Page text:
Trump tweeted angrily about Mike Pence while the vice president was under siege at the Capitol and then gave him the silent treatment for several days

  • Oops!
    Something went wrong.
    Please try again later.
  • Oops!
    Something went wrong.
    Please try again later.
·5 min read
In this article:
  • Oops!
    Something went wrong.
    Please try again later.
  • Oops!
    Something went wrong.
    Please try again later.
Mike Pence Donald Trump
President Donald Trump and Vice President Mike Pence at a briefing in February. Alex Wong/Getty Images

On Wednesday, as a mob of his supporters staged a violent insurrection at the US Capitol, President Donald Trump was tweeting - not in support of the hundreds of members of Congress trapped within the building, but against Vice President Mike Pence.

While hundreds of Trump's followers forced their way inside the Capitol, the president took a few moments during the siege to attack the vice president, who had distanced himself from the president's baseless claims of election fraud and ultimately refused to challenge the congressional certification of the election.

"Mike Pence didn't have the courage to do what should have been done to protect our Country and our Constitution, giving States a chance to certify a corrected set of facts, not the fraudulent or inaccurate ones which they were asked to previously certify. USA demands the truth!" Trump wrote at 2:24 p.m. ET as the mob of his supporters was breaching the building.

Earlier in the day, he had discussed the vice president during a rally with supporters near the White House, putting the success or failure of his plan to dispute the election on Pence's shoulders.

"Mike Pence is going to have to come through for us," Trump told the crowd. "And if it doesn't, that will be a sad day for our country."

Trump's words had the effect of turning Pence into the enemy. Several insurrectionists shared online that they hoped to kill or wound the vice president, and chants of "Hang Mike Pence" could be heard throughout the Capitol during the riot.

Pence was safely ferreted off the Senate floor by the Secret Service and was hidden in a secure location during the attack, which left five people, including a police officer, dead.

"During the moment of the evacuation, he was adamant about staying in the building and not being taken away," Pence's chief of staff, Marc Short, told Insider on Friday. "He didn't want to feel like we would allow that to happen in our country."

Trump's silent treatment of Pence called 'unconscionable'

The president and the vice president had enjoyed a relatively good relationship until recently - what Tim Phillips, the president of the libertarian group Americans for Prosperity, described to The Washington Post as "a durable, close relationship," despite their clear stylistic differences and beliefs.

But as Trump slipped further and further into the baseless belief that there was widespread election fraud, a rift grew between the two. Trump erroneously maintained that Pence had the ability to unilaterally change the election result, while Pence demurred in an 11-page letter sent to the president just before Wednesday's rally and riot.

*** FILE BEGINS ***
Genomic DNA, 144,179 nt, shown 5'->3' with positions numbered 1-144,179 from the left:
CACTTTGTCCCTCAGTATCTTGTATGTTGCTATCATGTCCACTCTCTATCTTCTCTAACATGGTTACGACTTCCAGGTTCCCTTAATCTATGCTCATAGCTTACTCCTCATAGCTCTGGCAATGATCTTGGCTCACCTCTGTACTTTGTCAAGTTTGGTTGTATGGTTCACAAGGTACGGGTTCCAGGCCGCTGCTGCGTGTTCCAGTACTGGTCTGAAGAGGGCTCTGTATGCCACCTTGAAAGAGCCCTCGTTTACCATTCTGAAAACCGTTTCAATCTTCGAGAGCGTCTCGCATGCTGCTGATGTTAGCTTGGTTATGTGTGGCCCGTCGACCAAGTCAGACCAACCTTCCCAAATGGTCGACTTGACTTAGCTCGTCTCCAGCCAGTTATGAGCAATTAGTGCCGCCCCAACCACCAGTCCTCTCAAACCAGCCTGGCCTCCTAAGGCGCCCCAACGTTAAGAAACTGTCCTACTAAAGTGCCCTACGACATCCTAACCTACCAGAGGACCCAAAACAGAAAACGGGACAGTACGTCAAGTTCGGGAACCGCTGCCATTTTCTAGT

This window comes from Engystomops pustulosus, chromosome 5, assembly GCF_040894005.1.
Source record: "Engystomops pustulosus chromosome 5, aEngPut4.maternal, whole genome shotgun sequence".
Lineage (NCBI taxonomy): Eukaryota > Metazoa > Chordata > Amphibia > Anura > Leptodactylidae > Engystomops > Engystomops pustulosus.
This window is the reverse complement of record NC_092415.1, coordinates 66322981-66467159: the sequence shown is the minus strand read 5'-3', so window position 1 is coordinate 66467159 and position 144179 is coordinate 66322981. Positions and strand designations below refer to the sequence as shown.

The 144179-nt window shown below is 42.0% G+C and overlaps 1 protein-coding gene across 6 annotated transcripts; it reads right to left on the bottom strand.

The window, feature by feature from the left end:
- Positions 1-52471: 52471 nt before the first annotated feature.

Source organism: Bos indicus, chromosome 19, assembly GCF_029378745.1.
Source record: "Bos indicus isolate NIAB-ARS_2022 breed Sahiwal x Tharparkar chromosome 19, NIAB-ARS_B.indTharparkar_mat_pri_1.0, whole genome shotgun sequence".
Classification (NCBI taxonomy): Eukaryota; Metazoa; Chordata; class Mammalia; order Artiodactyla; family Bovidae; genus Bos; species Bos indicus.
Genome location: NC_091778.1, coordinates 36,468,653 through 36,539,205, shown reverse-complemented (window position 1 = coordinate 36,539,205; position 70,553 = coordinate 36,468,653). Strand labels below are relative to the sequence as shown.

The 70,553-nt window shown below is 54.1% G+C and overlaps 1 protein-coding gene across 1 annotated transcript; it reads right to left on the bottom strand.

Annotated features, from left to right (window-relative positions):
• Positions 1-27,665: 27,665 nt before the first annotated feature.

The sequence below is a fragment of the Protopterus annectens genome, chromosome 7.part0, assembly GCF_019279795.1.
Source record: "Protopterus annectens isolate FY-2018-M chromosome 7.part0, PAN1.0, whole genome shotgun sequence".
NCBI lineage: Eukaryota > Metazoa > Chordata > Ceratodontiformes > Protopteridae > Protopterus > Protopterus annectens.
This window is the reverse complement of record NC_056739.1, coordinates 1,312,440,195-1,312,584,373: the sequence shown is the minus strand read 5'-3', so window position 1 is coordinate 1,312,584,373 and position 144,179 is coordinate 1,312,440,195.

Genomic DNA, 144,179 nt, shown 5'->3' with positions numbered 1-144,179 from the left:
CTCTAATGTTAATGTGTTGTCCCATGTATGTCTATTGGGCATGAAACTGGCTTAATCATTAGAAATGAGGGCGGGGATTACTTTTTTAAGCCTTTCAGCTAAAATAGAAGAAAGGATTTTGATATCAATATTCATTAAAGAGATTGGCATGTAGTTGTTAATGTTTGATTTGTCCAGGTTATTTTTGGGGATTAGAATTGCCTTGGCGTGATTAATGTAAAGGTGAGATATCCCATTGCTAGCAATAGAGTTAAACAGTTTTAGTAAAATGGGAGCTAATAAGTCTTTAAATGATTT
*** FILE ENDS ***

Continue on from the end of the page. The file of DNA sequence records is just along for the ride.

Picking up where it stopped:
"It is my considered judgment that my oath to support and defend the Constitution constrains me from claiming unilateral authority to determine which electoral votes should be counted and which should not," Pence wrote.

In the days since the siege, Trump, most likely still fuming from what he perceived as Pence's disloyalty, made no attempt to contact the vice president or check up on him, according to Reuters.

This did not sit well with aides, one of whom told The Wall Street Journal that avoiding the vice president was "unconscionable, even for the president."

But while Trump gave Pence the silent treatment, House Democrats made overtures toward the vice president and urged him to invoke the 25th Amendment, by which Pence and a majority of Trump's Cabinet could declare the president incapable of carrying out his duties. Those close to Pence played off the move as a nonstarter, telling Business Insider that Pence was doing all he could to avoid a further rupture within the Republican Party.

Joe Grogan, the former head of the Domestic Policy Council under Trump, told The Journal he believed Pence should get credit for ignoring the president's false election-fraud claims.

Read more: We analyzed 23 memos from CEOs responding to the US Capitol riot. The most effective messages get personal.

"If he had been replaced by someone as nuts as the people who have been surrounding the president as the primary advice givers for the last few months, we could have had even more of a bloodbath," Grogan said. "Imagine what would have happened if Pence was devious and vile and didn't stand up for the Constitution."

On Monday, five days after the Capitol siege, Trump and Pence were finally said to have met face to face. The pair had what a Bloomberg source described as a good conversation in which the two reflected on the past four years.

With Trump staring down the prospect of a second impeachment trial, the meeting seemed to indicate he would not have to worry about the 25th Amendment, with Pence perhaps taking up the mantle of loyal vice president once more.

Expanded Coverage Module: capitol-siege-module

Read the original article on Business Insider

Our goal is to create a safe and engaging place for users to connect over interests and passions. In order to improve our community experience, we are temporarily suspending article commenting